A stitch in time

30.09.2015

Karsaniki needlework

Embroidery doesn’t really float my boat. I absolutely do not intend to prepare a single decorative triangle for my daughter’s dowries. I’m sure they will be bitterly disappointed. But it’s one of two products that Lefkada is best known for. The first one is the fragrant thyme honey and the other is a special embroidery stitch known as the karsaniki stitch. Unlike other embroidery, this stitch has no knots and loose threads on the back, making it perfect on both sides. Although it’s not patented, its recognized that this stitch belongs to the Karya region of lefkada where it has been perfected and lovingly created time and time again for commercial gain and personal pride.

Embroidering was a social activity for the village women.  When they had finished their housework they would sit outside their houses and embroider, a socially acceptable pastime to accompany gossip problem solving. But when the Turkish occupied the island the commercial production was stifled and, I imagine, the women would not have been allowed to sit outside their houses anymore.  Repeated earthquakes which destroyed the island several times over didn’t help either, so the Karsaniki stitch stayed low profile again, remaining in the houses of those that knew it and used it for their own linens.

Greek ladies from the village bent over their Karsaniki needlework

Greek ladies from the village bent over their Karsaniki needlework
(Photo copied from Theodoros Katopodis book ‘In the echo of tradition’)

Attached to this creative pastime however is a remarkable and fascinating story.  It starts with an exuberant young girl from the village of Karya, Maria Stavraki.  She was born around 1865 and when she was 10 years old she fell out of a tree, damaging her right hand so badly that it threatened her life.  The poor girl had to have her hand amputated.  You might imagine this would subdue her somewhat.  Apparently not.  She continued climbing trees, fell out again and damaged her left hand so badly that it was left  deformed.  She was teased mercilessly.  Given the nickname ‘Koutsochero’ (‘one-handed’). According to her neighbour Theodore (more about him later) she was also ‘short and ugly’.  So her marriage prospects are now somewhat diminished.  She turns to embroidery with a creativity and zeal that only a girl with no other distractions can.  She imagined new designs and motifs derived from the nature around her and painstakingly translated them onto local linen using the karsaniki stitch.  With a deformed left land.

Maria Stavraki

Maria Stavraki
(Photo copied from Theodoros Katopodis book ‘In the echo of tradition’)

Maria is believed to have received a bit of divine intervention which brought on the next part of her embroidery journey.  Whilst tending her goat, she said a burning bush fell from the sky and from within the flames, a voice told her she must teach the women and girls of the village and revive the old tradition of embroidery.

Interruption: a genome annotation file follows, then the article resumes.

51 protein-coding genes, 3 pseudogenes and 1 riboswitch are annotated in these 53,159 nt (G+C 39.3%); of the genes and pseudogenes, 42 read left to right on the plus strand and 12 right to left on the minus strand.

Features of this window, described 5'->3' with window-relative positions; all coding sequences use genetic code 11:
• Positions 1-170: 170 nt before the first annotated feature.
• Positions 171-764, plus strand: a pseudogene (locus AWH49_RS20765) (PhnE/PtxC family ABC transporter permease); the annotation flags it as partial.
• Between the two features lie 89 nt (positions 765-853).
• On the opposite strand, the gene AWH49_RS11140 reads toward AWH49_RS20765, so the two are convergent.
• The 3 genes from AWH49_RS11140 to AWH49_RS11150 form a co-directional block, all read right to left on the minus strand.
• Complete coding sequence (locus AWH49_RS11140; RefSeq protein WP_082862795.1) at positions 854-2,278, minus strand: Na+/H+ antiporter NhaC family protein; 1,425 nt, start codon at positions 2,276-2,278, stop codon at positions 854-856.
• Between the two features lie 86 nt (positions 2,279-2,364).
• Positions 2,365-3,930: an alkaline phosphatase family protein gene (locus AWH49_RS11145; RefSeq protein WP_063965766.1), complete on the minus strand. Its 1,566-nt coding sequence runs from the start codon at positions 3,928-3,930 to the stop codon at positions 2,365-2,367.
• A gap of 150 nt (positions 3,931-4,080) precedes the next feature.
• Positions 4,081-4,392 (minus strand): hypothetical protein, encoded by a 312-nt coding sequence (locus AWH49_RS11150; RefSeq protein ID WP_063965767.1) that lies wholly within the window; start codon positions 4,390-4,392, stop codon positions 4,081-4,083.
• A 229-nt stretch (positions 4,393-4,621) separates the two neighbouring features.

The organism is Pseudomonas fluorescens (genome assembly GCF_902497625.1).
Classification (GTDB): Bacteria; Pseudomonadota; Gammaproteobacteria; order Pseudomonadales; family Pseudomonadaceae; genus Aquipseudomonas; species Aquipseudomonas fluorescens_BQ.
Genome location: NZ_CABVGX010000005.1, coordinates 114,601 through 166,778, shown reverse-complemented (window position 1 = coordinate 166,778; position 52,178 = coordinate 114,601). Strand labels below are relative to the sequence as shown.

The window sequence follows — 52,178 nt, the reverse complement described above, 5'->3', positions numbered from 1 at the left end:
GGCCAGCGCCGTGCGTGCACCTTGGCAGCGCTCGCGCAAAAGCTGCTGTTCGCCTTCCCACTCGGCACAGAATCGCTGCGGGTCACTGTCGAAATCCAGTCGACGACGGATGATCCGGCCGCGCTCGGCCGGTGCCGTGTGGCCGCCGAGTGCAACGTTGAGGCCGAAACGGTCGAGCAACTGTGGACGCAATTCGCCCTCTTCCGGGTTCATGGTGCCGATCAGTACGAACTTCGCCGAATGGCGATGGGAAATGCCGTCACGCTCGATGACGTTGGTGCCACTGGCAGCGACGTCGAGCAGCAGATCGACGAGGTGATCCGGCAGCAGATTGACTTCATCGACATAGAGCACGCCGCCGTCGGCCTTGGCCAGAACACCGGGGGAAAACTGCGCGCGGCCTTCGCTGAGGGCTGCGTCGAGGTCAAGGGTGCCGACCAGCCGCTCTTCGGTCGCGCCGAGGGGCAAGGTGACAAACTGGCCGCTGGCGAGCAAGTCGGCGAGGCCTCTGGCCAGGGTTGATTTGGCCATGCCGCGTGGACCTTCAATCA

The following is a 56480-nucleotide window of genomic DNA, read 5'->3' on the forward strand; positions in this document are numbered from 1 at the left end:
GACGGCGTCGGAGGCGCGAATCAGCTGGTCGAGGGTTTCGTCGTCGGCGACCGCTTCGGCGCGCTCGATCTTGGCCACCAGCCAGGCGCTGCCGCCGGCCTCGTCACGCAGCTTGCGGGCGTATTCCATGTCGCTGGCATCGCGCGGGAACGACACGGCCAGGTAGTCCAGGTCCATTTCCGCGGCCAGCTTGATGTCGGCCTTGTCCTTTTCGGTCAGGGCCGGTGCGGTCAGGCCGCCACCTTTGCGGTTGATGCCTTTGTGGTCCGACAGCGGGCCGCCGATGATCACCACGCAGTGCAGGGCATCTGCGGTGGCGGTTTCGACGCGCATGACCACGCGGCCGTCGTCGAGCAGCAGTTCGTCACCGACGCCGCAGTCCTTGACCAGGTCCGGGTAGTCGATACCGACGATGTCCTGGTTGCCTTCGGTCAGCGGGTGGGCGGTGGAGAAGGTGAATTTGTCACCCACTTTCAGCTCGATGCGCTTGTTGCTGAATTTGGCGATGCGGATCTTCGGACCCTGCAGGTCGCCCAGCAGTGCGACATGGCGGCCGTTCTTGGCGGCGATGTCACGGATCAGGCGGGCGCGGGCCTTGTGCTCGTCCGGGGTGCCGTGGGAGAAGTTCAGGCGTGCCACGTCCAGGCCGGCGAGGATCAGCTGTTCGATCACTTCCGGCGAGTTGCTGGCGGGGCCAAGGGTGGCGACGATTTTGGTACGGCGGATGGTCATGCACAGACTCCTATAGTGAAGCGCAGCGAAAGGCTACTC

Despite her calling, the mothers of the village were reluctant to let their daughters go the ‘crazy one handed woman’.  You have probably guessed that Maria did not give up!  Her persistence and incredible craft won them over eventually.  When the women saw that they could not only make their own sought after dowries, but make a small profit from selling their work on, they revised their opinion of Maria.  And so an embroidery school was born.  In a systematic line, the girls would sit with the linen pinned to their skirts, feet up on a tree stump as they sat on their right hands and learnt the left handed technique of Maria Stavraki’s Karsaniki stitch.

 

 

 

 

 

Argyris Stavrakis

Argyris Stavrakis
(Photo taken from Theodoros Katopodis book ‘In the echo of tradition’)

 

But this incredible story does not end here.  Maria was joined by Argyris Stavrakis.  They were not related, but they had more than a name in common.  Argyris had returned from the first world war in 1912 having lost both his legs.  He needed an income to support himself.  There were no jobs a man could do without his legs, but his hands were in perfect working order.  Maria taught him to embroider and he took to it, producing some unique work in a completely feminine world.  He too went on to teach the local girls.  Both Maria and Argyris went on to live to ripe old ages and their legacy continues.

The works of both Maria and Argyris can be seen in the folklore museum of Karya, a picturesque village in the heart of Lefkada.  The museum is privately owned by Theodore Katopodis and is situated in the house and school of Maria Stavraki.  Theodore was Maria’s neighbor and his mother was one of her students.  It’s a fascinating, musty depiction of Greek village industry and living conditions.  Be prepared for Theodore’s demonstration of the lesson, there is a wooden stick involved if you misbehave!

The village of Karya and the folklore museum can be easily visited from any of our Lefkada villas.

 

 

Once you get over the fright of the dummies, its very interesting!

Once you get over the fright of the dummies, its very interesting!

Inside the folklore museum

Inside the folklore museum

Maria Stavraki's house and school

Maria Stavraki’s house and school

 

Anni gets to grips with the basics

Anni gets to grips with the basics

 

I'm guessing this one isn't here for the needlework...

I’m guessing this one isn’t here for the needlework…

The high street in Karya, selling traditional items.  Under the huge plane trees in the background is the village square where you will find several places to eat.

The high street in Karya, selling traditional items. Under the huge plane trees in the background is the village square where you will find several places to eat.

 

Looking over the rooftops of Karya village

Looking over the rooftops of Karya village

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